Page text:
Sunday, March 26, 2017 from 10am to 2pm at Absinthe

Can you think of a better Sunday brunch than one in which, under the guidance of one of Ottawa’s great chefs and his “lovable” sous chef for the day, you make your own stuffed pasta , then along with some great wine and a lot of new friends sit down and enjoy the fruits of your labour? I cannot think of a better Sunday brunch. AAbsinthend to make the day perfect, all monies raised go to support the many innovative programmes here at the Parkdale Food Centre.

 

 

With Absinthe’s chef Owner Partick Garland as your chef and teacher, you and 29 of your new best friends will start the morning off at 10am with coffee/tea and cookies. Nothing like a little sugar and caffeine to get everyone going.  Chef Patrick will lead everyone through a kitchen and cooking orientationottawafoodie2012pastamaker2 session and his sous chef for the day, rock star city councillor Jeff Leiper will be there to help out. We’ll warm up with a simple and universal pasta dough making exercise and then get into the fun part of the day, moving on to pasta rolling and stuffing activities. Here’s where you get to see and hopefully learn the magic of great pasta. We’ll wrap up the kitchen work with how to store and cook the pasta once it’s been made.

 

 

And then comes your reward. You get to sit down and enjoy a three course meal which includes the pasta you have just made. You start absintheinside2with Absinthe’s delicious Rosemary Focaccia followed by a  Tortellini Stuffed with Ricotta and Spinach in a Chunky Vegetable and Herb Ragu Romano appetizer and then the main course, Cannelloni Filled with Mushroom, Goat Cheese and Rosemary, Smoked Tomato Coulis Mozzarella. Dessert is Nona’s Tiramisu. And of course, there’s great wine to match the meal.

We hope you will be able to join us. To purchase tickets and reserve your spot, go to our Pasta 101 Page.

 

 

 

The ‘Growing Futures’ project at Connaught Public School

My wife, Joan, and I had high expectations when we went to observe a grade 4-5 class learn and work on their Growing Futures project that was already underway.  Nevertheless, we came away from the experience two hours later astounded by what we had witnessed.  The centrepiece in the classroom was the project’s ‘food tower’ which was lush with lettuce and herbs growing out of pockets on its sides.IMG_0833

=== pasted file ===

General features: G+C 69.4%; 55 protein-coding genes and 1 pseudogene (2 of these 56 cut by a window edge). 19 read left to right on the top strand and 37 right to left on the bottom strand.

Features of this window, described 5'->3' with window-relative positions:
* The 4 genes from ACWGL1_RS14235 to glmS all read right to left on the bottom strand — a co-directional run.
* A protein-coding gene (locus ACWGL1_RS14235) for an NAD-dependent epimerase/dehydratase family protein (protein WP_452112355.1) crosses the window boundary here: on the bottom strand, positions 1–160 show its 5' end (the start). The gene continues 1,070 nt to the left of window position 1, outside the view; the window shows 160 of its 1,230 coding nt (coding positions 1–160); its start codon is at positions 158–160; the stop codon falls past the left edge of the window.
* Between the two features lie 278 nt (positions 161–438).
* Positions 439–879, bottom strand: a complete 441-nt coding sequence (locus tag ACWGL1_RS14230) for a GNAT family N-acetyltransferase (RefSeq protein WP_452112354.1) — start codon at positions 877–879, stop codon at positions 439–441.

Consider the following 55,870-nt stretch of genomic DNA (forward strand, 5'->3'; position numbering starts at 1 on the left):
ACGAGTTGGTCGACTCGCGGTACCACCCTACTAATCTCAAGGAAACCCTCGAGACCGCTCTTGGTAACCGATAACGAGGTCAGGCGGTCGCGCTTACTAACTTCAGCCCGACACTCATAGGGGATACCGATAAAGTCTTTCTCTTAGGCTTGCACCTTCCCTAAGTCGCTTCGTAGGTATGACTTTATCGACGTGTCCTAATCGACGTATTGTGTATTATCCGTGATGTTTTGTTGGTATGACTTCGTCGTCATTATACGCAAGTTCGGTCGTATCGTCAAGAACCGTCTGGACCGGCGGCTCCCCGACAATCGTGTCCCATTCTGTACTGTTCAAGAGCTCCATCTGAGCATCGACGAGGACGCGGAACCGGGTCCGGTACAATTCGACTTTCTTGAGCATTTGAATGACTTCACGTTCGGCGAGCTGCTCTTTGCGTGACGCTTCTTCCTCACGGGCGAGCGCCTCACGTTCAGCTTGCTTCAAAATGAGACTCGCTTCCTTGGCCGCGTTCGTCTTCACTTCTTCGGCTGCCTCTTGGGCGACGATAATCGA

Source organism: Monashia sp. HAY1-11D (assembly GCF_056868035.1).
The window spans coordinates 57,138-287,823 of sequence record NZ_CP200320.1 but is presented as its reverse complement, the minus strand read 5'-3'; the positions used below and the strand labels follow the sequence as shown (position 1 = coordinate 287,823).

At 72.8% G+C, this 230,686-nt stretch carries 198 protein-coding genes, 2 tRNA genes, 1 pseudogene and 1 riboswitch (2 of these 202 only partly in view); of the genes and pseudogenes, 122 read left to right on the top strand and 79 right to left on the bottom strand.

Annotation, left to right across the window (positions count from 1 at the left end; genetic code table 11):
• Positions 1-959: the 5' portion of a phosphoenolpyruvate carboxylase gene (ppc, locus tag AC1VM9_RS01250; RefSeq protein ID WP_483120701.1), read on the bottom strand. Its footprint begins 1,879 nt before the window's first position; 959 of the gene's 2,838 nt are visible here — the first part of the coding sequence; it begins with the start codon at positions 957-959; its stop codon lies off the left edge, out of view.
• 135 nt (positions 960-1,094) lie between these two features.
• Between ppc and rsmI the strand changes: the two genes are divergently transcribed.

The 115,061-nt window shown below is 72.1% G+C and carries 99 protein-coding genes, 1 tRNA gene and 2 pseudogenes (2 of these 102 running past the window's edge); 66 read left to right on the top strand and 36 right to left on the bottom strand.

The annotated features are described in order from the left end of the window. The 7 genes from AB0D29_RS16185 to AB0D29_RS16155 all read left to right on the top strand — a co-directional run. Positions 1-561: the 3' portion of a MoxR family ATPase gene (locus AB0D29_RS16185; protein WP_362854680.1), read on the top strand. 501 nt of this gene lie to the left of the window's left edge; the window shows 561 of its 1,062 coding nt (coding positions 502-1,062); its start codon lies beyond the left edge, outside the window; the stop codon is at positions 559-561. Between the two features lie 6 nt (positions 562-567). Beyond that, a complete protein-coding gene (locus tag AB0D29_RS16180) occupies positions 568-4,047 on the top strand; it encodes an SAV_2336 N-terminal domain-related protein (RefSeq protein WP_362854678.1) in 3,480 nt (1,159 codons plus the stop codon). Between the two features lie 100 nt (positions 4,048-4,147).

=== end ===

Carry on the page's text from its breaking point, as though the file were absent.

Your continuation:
The Project Manager and cheerleader for the project in this and other Ottawa schools is Sue Hall.  She has already successfully introduced the Growing Futures in two Connaught School classes, and in other Ottawa schools, with more to come.  She does not hide her excitement.

The teacher of the class of about 20 kids, was Michele Richardson.  Joan and I had grown up in the days when teachers’ lectured, with students only lightly engaged.  Here, virtually all 20 students participated with questions and suggestions, and excitement – they clearly loved this class.  The nature of the project was key to this, but so was Ms. Richardson, who gently controlled the proceedings.  On this day there was another central person, Wentsi Yeung, owner of Culture Kombucha which produces and wholesales a healthy drink that is sold in local stores.  The kids listened closely to the description of her operations, including how she soIMG_0836ld product, the production process, and a lot more.  Questions and suggestions flowed from the kids (“how much do you pay your staff”; “why don’t you use a food truck”).  The kids were clearly learning a lot about how to grow food, nutrition values, keeping financial records, and how to work as a group, etc.  Next they will be learning about marketing.  Significantly, Wentsi Yeung is also the class’s business partner.  As this class closed she bought all the food tower’s herbs, while the kids cut off the lettuce for use in their lunches that day.  New plants will be introduced into the tower the next class.